I am having trouble with cannot be true questions! I incorrectly chose (B) for this question, and I want to make sure I know why it's wrong and (A) is correct.
(B) is incorrect because it is not violated by the stimulus. Since they were able to group the responses into a manageable number of categories, this principle was not violated.
On the other hand, (A) is correct because the survey asked respondents to rank the quality of brands that they were not familiar with. Therefore, the survey did ask a question to all respondents that could not be reasonably answered.
Is my reasoning correct?
Thanks so much for your help!
#22 - In a survey of consumers in an Eastern European nation
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If you are having trouble with "cannot be true" questions, feel free to think of them as "must be false" questions. Or you can attack the question by eliminating the answer choices that could be true or must be true.
Specific to this question:
Your reasoning is exactly right. To be even more explicit, the survey asked all respondents about their approval of brands, a question which those who had no or little recognition of particular brands could not reasonably answer.
I think it's important to be similarly specific when evaluating an answer choice. When you evaluate (A) so specifically, the match between general principle and specific application becomes easier to see. Then you don't need to necessarily consider why the others are wrong because the correct answer choice will be clearer.
Thanks so much, Claire! I think eliminating the could/must be true answers is the best for me, so I'll keep working on that.
Can you help me understand a bit more clearly why (A) is correct and (B) is not?
I understood the stimulus to basically be saying that most of the respondents recognized a minority of the brands, and then rated them differently. For example, they might recognize 10 of the 27, and of those 10, they love 5 and hate the other 5. So they rate the top 5 1-5 and the bottom 5 22-27, and through the other 17 randomly in the middle both in recognition and approval.
I sort of understand the correctness of A; there were a bunch of responses about approval that could not be reasonably answered because no one recognized them, either. But that doesn't seems to be really about questions that cannot be reasonably answered by "respondents who make a *particular* response to another question in the same survey." It's about random responses, not particular responses.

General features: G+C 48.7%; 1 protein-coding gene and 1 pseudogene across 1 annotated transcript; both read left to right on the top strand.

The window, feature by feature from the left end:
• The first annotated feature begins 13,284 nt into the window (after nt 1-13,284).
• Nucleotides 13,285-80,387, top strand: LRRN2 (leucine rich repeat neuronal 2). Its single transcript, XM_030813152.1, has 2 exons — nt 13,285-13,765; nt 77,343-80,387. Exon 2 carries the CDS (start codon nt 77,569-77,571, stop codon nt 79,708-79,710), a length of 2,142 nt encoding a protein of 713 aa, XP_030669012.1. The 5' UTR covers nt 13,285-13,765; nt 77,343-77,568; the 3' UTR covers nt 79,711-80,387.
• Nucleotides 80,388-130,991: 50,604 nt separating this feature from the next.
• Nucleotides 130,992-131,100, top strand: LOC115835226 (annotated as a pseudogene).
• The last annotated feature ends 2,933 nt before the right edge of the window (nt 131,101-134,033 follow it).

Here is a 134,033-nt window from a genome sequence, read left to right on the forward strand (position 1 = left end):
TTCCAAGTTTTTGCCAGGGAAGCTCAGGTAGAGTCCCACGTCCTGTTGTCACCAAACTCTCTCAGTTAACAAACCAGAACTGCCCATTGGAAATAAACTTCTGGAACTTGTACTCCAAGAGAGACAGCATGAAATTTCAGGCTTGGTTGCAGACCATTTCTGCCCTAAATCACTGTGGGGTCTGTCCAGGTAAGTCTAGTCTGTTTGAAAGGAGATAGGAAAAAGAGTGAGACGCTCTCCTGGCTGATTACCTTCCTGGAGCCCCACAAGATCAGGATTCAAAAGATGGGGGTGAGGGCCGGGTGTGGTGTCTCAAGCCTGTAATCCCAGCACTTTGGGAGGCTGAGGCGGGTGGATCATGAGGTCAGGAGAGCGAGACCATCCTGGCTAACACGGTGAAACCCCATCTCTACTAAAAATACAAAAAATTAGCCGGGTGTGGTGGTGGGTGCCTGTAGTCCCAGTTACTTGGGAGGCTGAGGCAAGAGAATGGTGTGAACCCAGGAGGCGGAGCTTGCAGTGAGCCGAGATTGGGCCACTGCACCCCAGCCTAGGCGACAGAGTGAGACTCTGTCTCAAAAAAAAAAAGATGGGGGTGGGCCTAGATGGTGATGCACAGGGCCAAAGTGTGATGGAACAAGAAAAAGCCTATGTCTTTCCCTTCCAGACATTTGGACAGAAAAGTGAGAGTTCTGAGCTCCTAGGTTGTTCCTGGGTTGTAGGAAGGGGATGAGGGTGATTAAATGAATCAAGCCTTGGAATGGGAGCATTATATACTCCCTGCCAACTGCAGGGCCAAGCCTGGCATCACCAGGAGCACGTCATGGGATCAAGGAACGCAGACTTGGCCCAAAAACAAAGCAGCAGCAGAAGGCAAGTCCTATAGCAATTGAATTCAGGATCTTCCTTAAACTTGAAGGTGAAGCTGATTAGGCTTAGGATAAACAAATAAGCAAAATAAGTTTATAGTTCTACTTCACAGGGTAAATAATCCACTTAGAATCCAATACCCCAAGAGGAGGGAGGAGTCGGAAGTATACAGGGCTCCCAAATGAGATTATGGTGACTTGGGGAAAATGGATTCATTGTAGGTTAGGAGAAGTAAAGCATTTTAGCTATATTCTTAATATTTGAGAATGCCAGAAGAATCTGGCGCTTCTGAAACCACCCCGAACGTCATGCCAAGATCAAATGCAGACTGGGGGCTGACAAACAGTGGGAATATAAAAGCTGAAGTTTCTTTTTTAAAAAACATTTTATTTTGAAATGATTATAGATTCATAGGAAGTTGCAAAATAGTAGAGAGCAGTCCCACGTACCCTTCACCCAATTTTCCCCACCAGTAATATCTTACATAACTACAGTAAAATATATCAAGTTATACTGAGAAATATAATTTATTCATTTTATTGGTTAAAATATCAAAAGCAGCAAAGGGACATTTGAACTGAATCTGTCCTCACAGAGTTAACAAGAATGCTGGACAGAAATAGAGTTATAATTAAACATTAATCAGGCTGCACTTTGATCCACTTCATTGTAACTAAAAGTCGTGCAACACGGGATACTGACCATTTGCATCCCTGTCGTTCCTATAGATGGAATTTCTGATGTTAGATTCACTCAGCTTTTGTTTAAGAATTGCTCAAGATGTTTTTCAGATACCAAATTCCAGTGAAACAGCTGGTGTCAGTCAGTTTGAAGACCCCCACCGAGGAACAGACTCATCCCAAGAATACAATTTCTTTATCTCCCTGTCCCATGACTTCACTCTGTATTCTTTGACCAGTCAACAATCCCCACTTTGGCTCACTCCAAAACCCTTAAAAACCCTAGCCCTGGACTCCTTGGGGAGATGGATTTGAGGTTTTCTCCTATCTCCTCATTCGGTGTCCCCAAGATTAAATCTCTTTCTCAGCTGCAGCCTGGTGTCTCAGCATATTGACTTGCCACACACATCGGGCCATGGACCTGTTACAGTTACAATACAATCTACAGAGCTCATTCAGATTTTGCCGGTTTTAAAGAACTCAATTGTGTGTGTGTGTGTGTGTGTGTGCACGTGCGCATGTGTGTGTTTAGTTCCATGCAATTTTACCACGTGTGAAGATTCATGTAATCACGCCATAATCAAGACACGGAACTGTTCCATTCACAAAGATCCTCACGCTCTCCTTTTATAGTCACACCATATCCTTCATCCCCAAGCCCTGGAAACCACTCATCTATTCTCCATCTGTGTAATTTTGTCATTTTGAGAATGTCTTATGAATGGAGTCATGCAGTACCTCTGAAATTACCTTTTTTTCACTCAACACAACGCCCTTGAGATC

B, however, reflects the fact that most of the respondents' answers were random garbage: a "large variety of responses that are difficult to group into a manageable number of categories." Granted the categories are pretty easily defined, since they are forced ranked, but they don't seem particularly manageable given that they're not much more than random answers.
Where am I going wrong?
As to answer (A): The first question in this survey can be answered by everyone. It is simply asking whether or not they recognize a particular brand. Everyone can answer either yes or no. As for the second question, anyone who answered "yes" to the first question can probably reasonably answer that follow up, but those who answered "no" to the first question cannot reasonably answer the second.
So to parse out answer (A):
Never ask all respondents a question (the second question here about quality) if it cannot be reasonably answered by respondents who make a particular response ("No") to another question in the same survey (the first question about brand recognition).
With answer (B) the facts just don't fit the language here. Playing devil's advocate, (B) would have to be addressing the second question in the stimulus. But is that question "likely" to generate a "large" variety of responses? It doesn't appear so. The question simply asked "whether or not they thought....they were of high quality." That's really a yes or no question. And are those responses "difficult" to group into a "manageable number" of categories? Again, it doesn't appear so. There would have to be more information provided to make that call.
One final point that may be the root issue here. It was not the respondents who rated the products. They simply provided "yes" or "no" answers to the two questions. The survey takers rated the products based on the responses given to them by the respondents.
Hope that helps!
PowerScore LSAT/GMAT/SAT Instructor
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